Traffic stops themselves are a form of proactive policing. Many would agree that “proactive” anything is good. We have a culture that seems to reward those that are proactive and it is not uncommon to hear in modern workplaces of being proactive instead of reactive. As it relates to law enforcement, I think of broken windows policing that was New York City’s gem in the 90s. In the end, broken windows was found to have mostly failed at its primary purpose, which was to remove violent offenders from the streets. Instead, like many other sweeping policing initiatives, it missed the mark and instead only had an effect on petty crime (Vedantam et al., 2016). Further research found broken windows to only be effective when certain strategies were employed but the final assessments of its efficacy were mixed (CEBCP). More broadly speaking, however, proactive policing, of which broken windows is a tactical strategy, does appear to have promising data. Of the strategies employed, including hot spot, broken windows, and stop and frisk, there is data to support each but as we have learned, each of these strategies has important negative consequences and their success is largely dependent on the tactical execution. Stop and frisk for example, was a notable violation of civil rights (Thompson, 2013). As I have stated elsewhere, objective efficacy and preservation of civil rights should be the test of these strategies. If a strategy is neither inefficacious nor preserves the civil rights as part of its execution, it is not a viable strategy for policing.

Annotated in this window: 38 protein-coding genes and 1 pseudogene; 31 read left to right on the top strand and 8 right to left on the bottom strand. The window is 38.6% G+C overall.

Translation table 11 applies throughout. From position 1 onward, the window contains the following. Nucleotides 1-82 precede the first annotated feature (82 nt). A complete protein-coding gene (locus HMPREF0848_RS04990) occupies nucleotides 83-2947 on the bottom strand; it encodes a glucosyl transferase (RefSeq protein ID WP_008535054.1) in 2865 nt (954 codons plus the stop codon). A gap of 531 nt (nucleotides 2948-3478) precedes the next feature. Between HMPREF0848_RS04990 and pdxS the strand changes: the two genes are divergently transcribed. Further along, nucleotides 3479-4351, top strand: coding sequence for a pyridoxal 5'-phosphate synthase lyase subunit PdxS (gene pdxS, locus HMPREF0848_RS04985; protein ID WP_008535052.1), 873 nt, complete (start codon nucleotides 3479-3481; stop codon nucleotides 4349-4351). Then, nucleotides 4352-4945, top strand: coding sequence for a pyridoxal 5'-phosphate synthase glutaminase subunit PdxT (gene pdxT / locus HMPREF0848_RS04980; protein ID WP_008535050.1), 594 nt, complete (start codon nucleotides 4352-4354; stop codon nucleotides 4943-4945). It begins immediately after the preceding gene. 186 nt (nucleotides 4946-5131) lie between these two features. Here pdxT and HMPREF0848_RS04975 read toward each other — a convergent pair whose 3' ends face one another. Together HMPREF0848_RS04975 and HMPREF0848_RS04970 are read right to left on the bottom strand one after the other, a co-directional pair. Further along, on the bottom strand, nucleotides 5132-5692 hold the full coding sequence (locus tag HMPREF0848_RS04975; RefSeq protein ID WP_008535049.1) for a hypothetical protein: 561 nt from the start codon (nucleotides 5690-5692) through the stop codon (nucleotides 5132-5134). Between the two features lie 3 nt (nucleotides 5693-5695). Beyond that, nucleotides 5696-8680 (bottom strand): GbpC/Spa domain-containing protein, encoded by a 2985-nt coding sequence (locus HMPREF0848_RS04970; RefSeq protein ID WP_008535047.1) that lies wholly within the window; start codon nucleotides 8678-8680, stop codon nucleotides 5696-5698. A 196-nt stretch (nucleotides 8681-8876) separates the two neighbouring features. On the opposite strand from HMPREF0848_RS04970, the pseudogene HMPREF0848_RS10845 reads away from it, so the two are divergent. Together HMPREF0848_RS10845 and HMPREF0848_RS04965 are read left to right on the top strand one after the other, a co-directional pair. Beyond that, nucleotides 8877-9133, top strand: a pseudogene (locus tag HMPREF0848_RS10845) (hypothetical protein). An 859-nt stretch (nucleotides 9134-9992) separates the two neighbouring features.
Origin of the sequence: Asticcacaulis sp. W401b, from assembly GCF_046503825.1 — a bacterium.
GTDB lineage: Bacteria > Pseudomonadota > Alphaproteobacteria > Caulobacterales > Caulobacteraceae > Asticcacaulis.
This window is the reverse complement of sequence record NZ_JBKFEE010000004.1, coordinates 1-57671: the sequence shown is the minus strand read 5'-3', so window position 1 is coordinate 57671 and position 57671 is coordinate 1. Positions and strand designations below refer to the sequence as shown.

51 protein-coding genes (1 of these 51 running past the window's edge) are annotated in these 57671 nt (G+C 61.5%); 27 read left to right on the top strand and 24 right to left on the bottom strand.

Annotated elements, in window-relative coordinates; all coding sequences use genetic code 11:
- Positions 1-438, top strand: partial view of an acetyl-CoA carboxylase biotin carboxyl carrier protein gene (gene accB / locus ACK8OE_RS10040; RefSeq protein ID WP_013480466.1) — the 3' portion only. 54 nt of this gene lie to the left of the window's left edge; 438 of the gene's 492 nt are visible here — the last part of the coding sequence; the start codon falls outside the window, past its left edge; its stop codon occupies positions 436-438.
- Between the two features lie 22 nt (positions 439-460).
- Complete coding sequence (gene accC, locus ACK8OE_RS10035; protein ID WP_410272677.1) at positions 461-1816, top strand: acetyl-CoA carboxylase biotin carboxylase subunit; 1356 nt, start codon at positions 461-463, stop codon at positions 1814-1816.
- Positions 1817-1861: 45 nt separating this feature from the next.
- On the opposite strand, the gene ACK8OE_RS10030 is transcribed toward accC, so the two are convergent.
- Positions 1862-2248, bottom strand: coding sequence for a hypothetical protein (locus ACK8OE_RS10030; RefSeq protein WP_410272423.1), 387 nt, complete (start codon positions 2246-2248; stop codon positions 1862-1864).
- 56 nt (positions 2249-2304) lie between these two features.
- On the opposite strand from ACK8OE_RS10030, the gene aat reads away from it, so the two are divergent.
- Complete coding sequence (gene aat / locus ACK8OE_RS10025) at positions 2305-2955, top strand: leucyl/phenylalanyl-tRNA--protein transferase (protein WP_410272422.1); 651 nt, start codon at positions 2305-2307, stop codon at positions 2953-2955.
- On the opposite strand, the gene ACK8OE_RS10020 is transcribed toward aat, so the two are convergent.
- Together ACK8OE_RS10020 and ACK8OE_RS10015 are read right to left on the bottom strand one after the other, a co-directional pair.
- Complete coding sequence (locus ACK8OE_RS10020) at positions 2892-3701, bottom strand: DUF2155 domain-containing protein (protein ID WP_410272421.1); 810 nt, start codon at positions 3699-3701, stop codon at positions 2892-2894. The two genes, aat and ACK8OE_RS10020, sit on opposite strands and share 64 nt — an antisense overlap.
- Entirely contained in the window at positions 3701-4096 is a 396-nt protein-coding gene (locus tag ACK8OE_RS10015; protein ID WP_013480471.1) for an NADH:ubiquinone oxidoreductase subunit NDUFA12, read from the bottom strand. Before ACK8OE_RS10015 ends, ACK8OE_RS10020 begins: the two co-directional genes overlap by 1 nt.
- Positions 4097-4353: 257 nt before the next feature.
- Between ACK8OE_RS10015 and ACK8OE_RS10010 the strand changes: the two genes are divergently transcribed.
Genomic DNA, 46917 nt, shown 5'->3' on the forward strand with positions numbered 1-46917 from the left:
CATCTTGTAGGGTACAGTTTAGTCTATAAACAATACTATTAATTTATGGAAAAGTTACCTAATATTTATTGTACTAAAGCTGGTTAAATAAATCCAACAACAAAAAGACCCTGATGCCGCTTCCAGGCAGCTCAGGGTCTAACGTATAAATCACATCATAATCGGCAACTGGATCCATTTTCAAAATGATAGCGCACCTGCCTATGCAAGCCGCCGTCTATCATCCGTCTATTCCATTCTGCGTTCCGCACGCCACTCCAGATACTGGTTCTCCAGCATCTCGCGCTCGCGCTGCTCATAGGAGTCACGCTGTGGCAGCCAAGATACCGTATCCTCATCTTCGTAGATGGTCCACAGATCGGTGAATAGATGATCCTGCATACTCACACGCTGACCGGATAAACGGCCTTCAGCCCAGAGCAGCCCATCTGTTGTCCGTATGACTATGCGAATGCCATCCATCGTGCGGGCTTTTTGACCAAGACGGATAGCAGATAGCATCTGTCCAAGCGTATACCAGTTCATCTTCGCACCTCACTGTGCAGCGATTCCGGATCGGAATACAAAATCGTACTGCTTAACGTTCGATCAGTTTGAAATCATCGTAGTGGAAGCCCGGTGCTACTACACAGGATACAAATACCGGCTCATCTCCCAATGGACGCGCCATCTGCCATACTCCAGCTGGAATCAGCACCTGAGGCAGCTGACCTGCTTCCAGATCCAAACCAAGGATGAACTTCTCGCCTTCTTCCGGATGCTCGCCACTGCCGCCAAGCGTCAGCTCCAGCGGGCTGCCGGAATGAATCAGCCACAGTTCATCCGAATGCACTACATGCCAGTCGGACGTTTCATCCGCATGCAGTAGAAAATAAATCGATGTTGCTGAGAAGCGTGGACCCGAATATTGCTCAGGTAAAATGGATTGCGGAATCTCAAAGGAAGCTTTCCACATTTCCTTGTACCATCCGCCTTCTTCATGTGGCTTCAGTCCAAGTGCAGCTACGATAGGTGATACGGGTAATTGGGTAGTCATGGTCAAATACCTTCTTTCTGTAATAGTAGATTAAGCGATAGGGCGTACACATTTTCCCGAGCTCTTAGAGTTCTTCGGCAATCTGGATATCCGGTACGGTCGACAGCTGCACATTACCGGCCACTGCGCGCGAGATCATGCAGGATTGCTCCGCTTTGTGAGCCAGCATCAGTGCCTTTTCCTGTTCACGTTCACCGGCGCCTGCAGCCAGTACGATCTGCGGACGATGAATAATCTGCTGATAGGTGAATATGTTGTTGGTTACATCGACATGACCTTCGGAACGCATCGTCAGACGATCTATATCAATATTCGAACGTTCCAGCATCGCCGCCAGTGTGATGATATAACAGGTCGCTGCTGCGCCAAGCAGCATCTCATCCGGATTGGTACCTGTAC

Balko, R. (2015, July 23). So much for the “Ferguson effect”: Killings of cops are down 25 percent for the first half of 2015. The Washington Post.

Center for Evidence-Based Crime Policy. Broken Windows Policing. (n.d.). Retrieved December 23, 2020, from

Green, E. (2015, April 28). Afircan Americans cited for resisting arrest at high rate in S.F. SF Gate.